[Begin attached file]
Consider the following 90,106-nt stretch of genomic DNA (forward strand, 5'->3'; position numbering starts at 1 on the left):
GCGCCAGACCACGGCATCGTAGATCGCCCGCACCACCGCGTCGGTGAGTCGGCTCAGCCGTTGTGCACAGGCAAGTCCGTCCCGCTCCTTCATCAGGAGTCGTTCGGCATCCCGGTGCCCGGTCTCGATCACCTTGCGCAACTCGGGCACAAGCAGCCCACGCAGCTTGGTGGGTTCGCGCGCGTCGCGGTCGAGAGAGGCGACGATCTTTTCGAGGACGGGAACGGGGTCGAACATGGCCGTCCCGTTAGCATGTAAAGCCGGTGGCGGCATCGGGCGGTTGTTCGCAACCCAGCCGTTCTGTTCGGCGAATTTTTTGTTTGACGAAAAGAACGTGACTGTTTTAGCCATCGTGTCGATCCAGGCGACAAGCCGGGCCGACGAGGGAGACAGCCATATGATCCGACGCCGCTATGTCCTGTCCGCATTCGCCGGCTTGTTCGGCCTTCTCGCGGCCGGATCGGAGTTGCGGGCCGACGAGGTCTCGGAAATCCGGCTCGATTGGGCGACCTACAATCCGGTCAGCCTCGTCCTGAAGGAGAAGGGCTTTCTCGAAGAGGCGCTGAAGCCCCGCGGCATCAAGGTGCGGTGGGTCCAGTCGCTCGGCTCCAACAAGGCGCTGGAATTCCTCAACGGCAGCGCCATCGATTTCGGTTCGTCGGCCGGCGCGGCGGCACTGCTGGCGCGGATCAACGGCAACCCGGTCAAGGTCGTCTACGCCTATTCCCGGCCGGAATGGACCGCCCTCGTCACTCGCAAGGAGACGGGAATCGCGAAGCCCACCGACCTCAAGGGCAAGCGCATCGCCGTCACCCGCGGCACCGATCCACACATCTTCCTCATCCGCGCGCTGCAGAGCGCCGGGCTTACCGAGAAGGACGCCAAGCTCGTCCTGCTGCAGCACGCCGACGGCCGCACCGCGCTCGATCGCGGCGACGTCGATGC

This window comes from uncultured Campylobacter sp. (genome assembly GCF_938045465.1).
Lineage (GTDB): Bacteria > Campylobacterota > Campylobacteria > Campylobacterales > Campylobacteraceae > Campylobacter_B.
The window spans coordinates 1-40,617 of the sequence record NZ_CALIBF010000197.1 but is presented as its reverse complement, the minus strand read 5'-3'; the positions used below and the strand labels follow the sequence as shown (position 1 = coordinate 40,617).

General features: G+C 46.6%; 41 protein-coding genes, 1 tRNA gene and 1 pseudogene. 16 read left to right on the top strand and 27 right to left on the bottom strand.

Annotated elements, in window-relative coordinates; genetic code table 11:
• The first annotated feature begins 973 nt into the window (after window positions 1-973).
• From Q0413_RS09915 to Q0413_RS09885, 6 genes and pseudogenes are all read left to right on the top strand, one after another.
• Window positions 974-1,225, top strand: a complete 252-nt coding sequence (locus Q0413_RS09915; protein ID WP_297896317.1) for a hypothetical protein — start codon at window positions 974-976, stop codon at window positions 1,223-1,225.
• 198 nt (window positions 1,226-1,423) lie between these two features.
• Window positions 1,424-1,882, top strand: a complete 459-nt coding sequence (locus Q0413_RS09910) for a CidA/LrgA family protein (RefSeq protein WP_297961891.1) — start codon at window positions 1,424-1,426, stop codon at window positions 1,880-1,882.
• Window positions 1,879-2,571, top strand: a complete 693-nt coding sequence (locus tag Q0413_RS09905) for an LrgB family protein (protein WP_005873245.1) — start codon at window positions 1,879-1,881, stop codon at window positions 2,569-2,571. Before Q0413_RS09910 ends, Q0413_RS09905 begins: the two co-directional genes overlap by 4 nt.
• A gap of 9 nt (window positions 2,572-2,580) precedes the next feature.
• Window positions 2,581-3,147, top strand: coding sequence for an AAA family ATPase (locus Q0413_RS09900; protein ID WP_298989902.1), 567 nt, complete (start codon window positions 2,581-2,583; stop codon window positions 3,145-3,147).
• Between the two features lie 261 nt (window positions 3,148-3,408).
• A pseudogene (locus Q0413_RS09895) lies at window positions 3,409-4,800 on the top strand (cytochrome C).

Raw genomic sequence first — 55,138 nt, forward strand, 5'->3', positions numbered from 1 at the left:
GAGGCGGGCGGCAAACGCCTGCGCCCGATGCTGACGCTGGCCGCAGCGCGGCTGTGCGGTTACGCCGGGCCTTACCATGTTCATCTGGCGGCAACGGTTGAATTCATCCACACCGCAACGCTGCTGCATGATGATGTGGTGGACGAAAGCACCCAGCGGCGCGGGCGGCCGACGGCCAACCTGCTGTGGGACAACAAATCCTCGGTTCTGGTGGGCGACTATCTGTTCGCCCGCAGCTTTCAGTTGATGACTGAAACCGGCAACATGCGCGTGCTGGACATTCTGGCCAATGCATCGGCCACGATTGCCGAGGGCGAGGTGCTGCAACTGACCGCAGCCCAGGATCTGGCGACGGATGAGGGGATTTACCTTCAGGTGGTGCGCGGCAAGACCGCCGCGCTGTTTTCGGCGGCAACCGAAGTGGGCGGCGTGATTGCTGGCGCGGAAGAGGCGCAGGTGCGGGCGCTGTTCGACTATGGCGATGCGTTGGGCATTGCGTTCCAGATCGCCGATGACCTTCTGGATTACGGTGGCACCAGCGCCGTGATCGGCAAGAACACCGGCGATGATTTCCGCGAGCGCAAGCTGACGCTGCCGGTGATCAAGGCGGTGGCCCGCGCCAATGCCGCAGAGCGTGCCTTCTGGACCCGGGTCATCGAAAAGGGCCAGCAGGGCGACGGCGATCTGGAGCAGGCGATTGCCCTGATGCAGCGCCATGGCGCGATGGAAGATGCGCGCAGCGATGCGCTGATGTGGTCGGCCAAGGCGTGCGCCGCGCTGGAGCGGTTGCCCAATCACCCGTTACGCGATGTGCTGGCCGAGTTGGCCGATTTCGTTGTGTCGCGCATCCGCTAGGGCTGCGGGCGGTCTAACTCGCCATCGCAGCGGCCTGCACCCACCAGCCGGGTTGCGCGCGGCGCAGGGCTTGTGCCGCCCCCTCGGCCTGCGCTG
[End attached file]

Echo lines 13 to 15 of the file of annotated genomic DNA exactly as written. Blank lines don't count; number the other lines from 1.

• Window positions 1,879-2,571, top strand: a complete 693-nt coding sequence (locus tag Q0413_RS09905) for an LrgB family protein (protein WP_005873245.1) — start codon at window positions 1,879-1,881, stop codon at window positions 2,569-2,571. Before Q0413_RS09910 ends, Q0413_RS09905 begins: the two co-directional genes overlap by 4 nt.
• A gap of 9 nt (window positions 2,572-2,580) precedes the next feature.
• Window positions 2,581-3,147, top strand: coding sequence for an AAA family ATPase (locus Q0413_RS09900; protein ID WP_298989902.1), 567 nt, complete (start codon window positions 2,581-2,583; stop codon window positions 3,145-3,147).